Be prepared to be disappointed. Sure modern hard drives have faster sequential read/write and a larger cache. 1TB drives don't benefit as much as larger drives from this. The biggest problem is latency (seek time). Which is still horrible. What makes things sluggish is that when loading the OS or programs. The HDD is loading thousands of tiny files. Each file needs to be located and read. This is made much worse if you are using a cloud sync service (Onedrive, Google Drive, iCloud Drive). They punish HDD with high I/O activity. Going from 5,400RPM to 7,200RPM will be an improvement though.

I'd focus more on cleaning up your current hard drive. Disable processes which don't need to be starting with the computer.

If this is a desktop. Get a small SSD. A 240GB SSD is cheaper than a 1TB HDD. Use the SSD as a boot drive, applications, cloud sync, &c. Store all your data on your current HDD. You can even change the location of default user folders. This way downloads, documents, photos, &c folders are routed to the HDD. Clearing up the annoyance of remembering to change default save locations.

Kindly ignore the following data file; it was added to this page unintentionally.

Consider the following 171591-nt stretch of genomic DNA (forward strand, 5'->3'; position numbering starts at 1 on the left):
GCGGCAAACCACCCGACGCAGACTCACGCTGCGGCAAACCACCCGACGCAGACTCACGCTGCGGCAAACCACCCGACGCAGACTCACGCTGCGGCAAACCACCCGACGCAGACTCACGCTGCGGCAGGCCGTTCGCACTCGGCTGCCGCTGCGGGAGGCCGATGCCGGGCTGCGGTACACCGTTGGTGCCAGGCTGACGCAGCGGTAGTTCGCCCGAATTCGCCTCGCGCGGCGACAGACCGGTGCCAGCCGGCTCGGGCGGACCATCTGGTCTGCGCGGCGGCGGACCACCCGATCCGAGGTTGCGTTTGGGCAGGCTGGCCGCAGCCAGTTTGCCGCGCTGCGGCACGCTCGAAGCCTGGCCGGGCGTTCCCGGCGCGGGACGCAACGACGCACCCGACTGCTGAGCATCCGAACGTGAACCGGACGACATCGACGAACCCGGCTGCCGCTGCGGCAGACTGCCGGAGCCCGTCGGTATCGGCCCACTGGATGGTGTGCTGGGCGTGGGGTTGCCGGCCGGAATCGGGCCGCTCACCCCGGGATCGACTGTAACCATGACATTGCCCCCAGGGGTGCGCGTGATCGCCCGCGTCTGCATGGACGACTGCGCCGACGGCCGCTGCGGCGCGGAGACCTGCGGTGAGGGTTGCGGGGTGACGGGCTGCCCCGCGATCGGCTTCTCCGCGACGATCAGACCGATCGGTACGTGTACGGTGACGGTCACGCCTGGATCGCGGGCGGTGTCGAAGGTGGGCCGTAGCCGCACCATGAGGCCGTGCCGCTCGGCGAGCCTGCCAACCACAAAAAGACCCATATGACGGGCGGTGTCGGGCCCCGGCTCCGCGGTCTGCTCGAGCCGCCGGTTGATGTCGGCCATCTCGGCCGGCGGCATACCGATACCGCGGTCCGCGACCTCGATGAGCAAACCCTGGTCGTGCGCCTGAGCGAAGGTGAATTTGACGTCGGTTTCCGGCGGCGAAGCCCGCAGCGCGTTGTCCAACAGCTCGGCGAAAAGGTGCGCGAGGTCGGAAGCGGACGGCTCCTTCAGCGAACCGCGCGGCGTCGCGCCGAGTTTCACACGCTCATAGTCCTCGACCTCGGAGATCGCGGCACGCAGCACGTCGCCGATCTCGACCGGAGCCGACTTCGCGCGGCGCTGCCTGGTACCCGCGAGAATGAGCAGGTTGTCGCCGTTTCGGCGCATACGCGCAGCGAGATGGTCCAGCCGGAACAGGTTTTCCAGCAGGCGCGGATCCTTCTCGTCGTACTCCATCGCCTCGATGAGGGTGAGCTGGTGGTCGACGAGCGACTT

If this is a laptop and it has a DVD drive. Get the SSD and an optical bay adapter. Then do the same as the desktop suggestion. If no further expansion is possible. Consider a budget 500GB SSD. It's only slightly more than a 1TB HDD. Even some cheap model like a Kingston A400 is better than a HDD.

Resizing first is better to do than later if you choose to clone.
Thanks for your advises ! However, the 1TB HDD is already bought.